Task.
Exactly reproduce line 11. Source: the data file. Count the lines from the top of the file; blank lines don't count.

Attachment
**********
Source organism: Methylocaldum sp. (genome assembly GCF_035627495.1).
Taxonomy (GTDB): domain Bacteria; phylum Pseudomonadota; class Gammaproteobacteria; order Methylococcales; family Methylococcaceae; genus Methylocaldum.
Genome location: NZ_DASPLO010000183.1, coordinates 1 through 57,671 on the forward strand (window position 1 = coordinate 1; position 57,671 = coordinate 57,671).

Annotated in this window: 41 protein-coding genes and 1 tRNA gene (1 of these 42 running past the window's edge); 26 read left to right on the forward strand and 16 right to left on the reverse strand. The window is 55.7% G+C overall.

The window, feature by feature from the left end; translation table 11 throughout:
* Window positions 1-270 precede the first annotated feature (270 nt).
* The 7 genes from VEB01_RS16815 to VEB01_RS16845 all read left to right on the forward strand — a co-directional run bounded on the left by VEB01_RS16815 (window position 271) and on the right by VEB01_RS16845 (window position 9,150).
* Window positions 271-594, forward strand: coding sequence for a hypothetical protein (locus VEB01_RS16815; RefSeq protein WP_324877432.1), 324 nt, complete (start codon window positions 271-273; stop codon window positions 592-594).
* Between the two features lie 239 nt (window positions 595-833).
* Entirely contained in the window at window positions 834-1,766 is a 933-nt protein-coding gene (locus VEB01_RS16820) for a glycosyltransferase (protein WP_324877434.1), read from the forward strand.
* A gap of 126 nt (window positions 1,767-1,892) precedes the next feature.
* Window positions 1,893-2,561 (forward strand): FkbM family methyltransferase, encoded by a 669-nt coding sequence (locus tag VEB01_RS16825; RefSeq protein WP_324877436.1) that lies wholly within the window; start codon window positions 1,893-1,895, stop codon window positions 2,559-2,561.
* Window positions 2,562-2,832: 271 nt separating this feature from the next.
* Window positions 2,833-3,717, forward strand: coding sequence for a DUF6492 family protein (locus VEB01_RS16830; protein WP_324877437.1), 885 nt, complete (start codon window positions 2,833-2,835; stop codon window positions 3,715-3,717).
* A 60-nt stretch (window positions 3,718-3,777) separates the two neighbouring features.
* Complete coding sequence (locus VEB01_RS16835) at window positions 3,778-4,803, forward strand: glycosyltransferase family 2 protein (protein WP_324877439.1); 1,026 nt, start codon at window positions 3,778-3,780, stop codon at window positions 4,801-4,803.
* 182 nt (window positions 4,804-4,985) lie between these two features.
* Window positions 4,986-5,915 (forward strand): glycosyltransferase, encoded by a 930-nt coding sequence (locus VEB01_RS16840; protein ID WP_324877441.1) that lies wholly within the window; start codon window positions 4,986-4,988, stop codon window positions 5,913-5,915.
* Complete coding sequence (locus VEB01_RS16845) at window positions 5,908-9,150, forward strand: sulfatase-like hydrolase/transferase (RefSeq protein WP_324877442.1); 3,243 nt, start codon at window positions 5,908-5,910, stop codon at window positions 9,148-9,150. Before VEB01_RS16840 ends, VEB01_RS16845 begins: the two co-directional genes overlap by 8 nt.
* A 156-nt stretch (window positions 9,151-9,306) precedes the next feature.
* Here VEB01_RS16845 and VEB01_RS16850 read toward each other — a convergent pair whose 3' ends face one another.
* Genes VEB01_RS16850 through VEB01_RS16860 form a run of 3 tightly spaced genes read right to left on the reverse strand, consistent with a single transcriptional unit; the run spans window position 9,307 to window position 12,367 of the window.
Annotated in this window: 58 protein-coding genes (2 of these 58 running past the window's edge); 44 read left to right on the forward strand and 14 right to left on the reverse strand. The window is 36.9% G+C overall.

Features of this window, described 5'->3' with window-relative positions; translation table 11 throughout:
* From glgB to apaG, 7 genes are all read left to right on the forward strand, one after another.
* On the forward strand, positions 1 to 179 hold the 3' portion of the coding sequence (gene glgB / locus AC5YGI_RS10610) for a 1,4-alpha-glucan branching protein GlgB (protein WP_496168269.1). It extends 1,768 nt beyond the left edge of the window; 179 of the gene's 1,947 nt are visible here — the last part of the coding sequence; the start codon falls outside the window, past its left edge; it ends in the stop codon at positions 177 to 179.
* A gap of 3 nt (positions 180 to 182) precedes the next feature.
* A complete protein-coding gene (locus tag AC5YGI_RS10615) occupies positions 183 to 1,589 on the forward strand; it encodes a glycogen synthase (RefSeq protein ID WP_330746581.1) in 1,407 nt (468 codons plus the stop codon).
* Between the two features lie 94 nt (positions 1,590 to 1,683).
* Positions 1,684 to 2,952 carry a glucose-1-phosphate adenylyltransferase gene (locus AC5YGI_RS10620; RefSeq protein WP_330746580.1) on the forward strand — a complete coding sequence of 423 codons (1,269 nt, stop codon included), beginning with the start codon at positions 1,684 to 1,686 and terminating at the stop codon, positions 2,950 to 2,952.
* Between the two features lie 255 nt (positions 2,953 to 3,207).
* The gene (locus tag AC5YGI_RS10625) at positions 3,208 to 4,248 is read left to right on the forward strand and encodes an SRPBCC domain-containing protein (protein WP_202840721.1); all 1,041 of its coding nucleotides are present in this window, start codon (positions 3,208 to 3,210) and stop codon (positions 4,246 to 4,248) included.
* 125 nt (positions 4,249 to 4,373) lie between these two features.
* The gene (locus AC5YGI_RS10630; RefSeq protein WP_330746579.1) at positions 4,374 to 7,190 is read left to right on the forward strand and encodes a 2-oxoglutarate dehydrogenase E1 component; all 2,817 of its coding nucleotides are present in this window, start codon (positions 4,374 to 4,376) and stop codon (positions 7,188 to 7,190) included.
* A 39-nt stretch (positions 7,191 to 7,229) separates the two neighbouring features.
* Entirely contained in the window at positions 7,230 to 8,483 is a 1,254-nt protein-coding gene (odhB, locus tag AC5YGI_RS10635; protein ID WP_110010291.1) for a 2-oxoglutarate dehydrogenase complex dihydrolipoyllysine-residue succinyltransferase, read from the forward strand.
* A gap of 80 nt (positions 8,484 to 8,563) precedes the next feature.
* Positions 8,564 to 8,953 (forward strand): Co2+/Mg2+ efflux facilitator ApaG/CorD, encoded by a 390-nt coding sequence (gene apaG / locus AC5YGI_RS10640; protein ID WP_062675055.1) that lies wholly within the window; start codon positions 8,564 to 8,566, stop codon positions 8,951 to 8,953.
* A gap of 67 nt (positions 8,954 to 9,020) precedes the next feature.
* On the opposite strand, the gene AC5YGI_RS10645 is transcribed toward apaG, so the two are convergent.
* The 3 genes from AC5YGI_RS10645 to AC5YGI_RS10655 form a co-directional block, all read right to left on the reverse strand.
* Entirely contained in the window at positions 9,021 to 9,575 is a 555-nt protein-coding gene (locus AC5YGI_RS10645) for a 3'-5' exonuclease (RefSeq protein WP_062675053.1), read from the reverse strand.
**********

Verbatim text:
* A gap of 126 nt (window positions 1,767-1,892) precedes the next feature.